We all have different dietary needs depending on body weight, metabolism, dietary needs and restrictions, and specific training.

Seeing a sports nutritionist can help you calculate how many portions of carbohydrates, protein, and fat to include in your day-to-day diet and pre-training run and race carb-loading meals.

I have not included specific portion sizes in the recipe ideas below for this same reason. It is still important to calculate how much of each meal you will need to eat to be prepared.

What To Eat The Night Before A Long Run For Maximum Results

#1: Giada’s Lemon Pasta

This is my all-time favorite meal I always eat before a race and often on nights before a long run. It is high-carb, low-protein, and low-dairy, making it easy to digest and absolutely delicious.

Of course, you can switch out the lemony sauce for a tomato-based sauce as well. However, I would shy away from cream-based sauces as too much dairy may harm your tummy.

#2: Pizza

Can I eat pizza the night before a long run?

Some of you may think that this one seems strange, but it sure works for me. If you are lactose-intolerant, you want to ensure you use lactose-free cheese or avoid it altogether. The last thing we want is a GI issue during our long run. 

However, I make my own homemade pizza instead of ordering out. This way, I know every little last thing in it and can cater to my needs and likes.

When adding toppings, use whatever your stomach is used to processing. This is where you could add a bit of protein if you’d like, but the main event is the simple-carbs crust.

What To Eat The Night Before A Long Run For Maximum Results

#3: Couscous

I love mixing couscous with a whole variety of things, but for carb-loading before a long run, I keep it simple. I throw in some shrimp, parsley, and parmesan cheese to create a delicious carb-filled skillet. You could add anything you like! 

Be sure it is “couscous heavy,” though, so the carb is star of the meal.

#4: Sandwiches

This may seem a bit odd for dinner, but I’m talking about an absolutely delicious sandwich. Not just your run-of-the-mill PB&J. 

Pick up a fresh, warm ciabatta from the bakery and fill it up with your favorites.

My favorite is a slice of prosciutto and manchego cheese, with a smidge of balsamic vinegar and olive oil.

The great part about this mix is that the flavors are so intense, you only need a tiny bit of filling, keeping the majority of your meal focused on yummy fresh bread, carbs!

What To Eat The Night Before A Long Run For Maximum Results


#5: Breakfast for Dinner

I absolutely loved it as a kid when my parents said we were having breakfast for dinner. Well, guess what? This works out great for us runners the night before a long run.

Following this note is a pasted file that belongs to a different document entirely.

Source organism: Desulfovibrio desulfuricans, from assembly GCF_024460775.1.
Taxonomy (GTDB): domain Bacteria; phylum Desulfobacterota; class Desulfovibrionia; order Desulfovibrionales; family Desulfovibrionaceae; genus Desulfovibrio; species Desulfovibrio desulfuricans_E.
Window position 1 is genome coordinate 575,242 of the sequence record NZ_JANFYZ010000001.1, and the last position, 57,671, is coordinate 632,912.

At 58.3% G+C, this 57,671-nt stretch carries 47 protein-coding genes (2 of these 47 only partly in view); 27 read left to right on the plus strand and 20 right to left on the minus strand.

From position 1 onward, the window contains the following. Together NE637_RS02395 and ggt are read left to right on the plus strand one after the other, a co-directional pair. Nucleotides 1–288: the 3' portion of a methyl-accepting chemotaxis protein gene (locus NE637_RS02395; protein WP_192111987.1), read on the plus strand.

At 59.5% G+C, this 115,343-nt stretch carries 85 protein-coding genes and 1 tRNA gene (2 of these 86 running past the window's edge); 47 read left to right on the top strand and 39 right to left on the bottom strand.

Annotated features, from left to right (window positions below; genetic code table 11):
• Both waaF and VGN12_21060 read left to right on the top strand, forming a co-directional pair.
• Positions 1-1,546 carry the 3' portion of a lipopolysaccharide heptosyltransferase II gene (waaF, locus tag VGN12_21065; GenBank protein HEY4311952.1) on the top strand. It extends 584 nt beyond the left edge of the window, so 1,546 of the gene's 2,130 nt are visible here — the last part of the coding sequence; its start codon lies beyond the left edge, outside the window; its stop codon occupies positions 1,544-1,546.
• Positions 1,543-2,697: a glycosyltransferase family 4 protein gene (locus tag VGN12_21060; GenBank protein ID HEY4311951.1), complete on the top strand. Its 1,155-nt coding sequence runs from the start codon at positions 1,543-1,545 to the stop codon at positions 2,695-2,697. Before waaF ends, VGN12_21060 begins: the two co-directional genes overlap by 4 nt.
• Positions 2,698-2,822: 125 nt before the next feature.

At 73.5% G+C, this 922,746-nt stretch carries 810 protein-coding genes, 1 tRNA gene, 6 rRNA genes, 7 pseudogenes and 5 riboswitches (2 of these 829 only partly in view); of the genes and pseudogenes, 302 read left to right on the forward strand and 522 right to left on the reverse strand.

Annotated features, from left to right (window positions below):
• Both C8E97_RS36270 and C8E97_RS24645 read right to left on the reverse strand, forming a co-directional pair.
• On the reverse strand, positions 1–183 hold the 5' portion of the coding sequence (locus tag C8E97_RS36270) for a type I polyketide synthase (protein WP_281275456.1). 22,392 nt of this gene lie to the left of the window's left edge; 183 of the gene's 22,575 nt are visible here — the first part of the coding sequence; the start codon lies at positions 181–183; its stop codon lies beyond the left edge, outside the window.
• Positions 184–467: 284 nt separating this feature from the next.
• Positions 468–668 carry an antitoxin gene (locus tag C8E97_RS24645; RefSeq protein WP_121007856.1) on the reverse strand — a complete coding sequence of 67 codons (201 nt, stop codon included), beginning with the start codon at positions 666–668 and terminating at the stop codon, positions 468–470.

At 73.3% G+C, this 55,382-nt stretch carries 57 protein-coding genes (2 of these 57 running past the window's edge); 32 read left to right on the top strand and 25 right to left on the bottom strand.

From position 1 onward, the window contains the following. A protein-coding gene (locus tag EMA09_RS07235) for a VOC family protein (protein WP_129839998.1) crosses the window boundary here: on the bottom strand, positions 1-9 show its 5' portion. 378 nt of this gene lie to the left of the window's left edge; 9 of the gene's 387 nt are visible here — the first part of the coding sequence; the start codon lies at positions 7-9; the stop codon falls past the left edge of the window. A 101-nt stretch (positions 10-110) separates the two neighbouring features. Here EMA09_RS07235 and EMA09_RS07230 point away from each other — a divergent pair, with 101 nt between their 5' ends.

How about a nice big stack of pancakes and maple syrup to stock up on those carbs? 

And if you want to add a little protein, you can throw a couple of slices of bacon on top!

French toast, a bagel and nut butter (a healthy fat, but delicious), or even cereal could work.

These are just some ideas that work for me, but as each of us is different, you’ll need to try out a variety of meals to see what works best for you. Here are a few final tips to go by when picking out recipes.

What To eat the night before a long run: 3 Final tips

#1: Avoid High-Protein Meals

Leave your high protein meals for recovery after your morning run (but don’t forget to add carbs yo your meals with lean protein as well; they aren’t just for before the run, but for during and after as well).

If you are going to fuel post-run with a protein powder shake, be sure to add some carbs or even a health fat such as peanut butter to make it well-rounded to aid in recovery.

What To Eat The Night Before A Long Run For Maximum Results

#2: Avoid Fiber

The last thing we want to worry about during our long run is an uncomfortable pit stop. There’s nothing better than going out on your run knowing your tummy will behave and your digestion is at its best. 

High-fiber foods can provoke unwanted bathroom trips, bloating, and discomfort. Avoid beans, lentils, whole grains, broccoli, and other high-fiber fruits and vegetables the night before a long run.

#3: Eat Enough, But Not Too Much

When carb loading, you want to avoid under-eating and overeating, as each has its downfalls. Undereating may leave you fatigued and without sufficient energy, while overeating can provoke GI problems. 

Consult a sports nutritionist or dietitian2Beck, K., Thomson, J. S., Swift, R. J., & von Hurst, P. R. (2015). Role of Nutrition in Performance Enhancement and Postexercise Recovery. Open Access Journal of Sports Medicine6(6), 259. https://doi.org/10.2147/oajsm.s33605 to help you out or calculate your estimated carb intake with the following equation: 

8 x your weight in kilos = total grams of carbohydrates per day during a carb load

At the end of the day, the best solution to eating the night before a long run for maximum results is carbs, carbs, and more carbs! 

Build up those glycogen stores, and let’s get running! For more information on carb loading, check out our guide here.

References

  • 1
    Murray, B., & Rosenbloom, C. (2018). Fundamentals of glycogen metabolism for coaches and athletes. Nutrition Reviews76(4), 243–259. https://doi.org/10.1093/nutrit/nuy001
  • 2
    Beck, K., Thomson, J. S., Swift, R. J., & von Hurst, P. R. (2015). Role of Nutrition in Performance Enhancement and Postexercise Recovery. Open Access Journal of Sports Medicine6(6), 259. https://doi.org/10.2147/oajsm.s33605
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Katelyn is an experienced ultra-marathoner and outdoor enthusiast with a passion for the trails. In the running community, she is known for her ear-to-ear smile, even under the toughest racing conditions. She is a UESCA-certified running coach and loves sharing her knowledge and experience to help people reach their goals and become the best runners they can be. Her biggest passion is to motivate others to hit the trails or road alongside her, have a blast, and run for fun!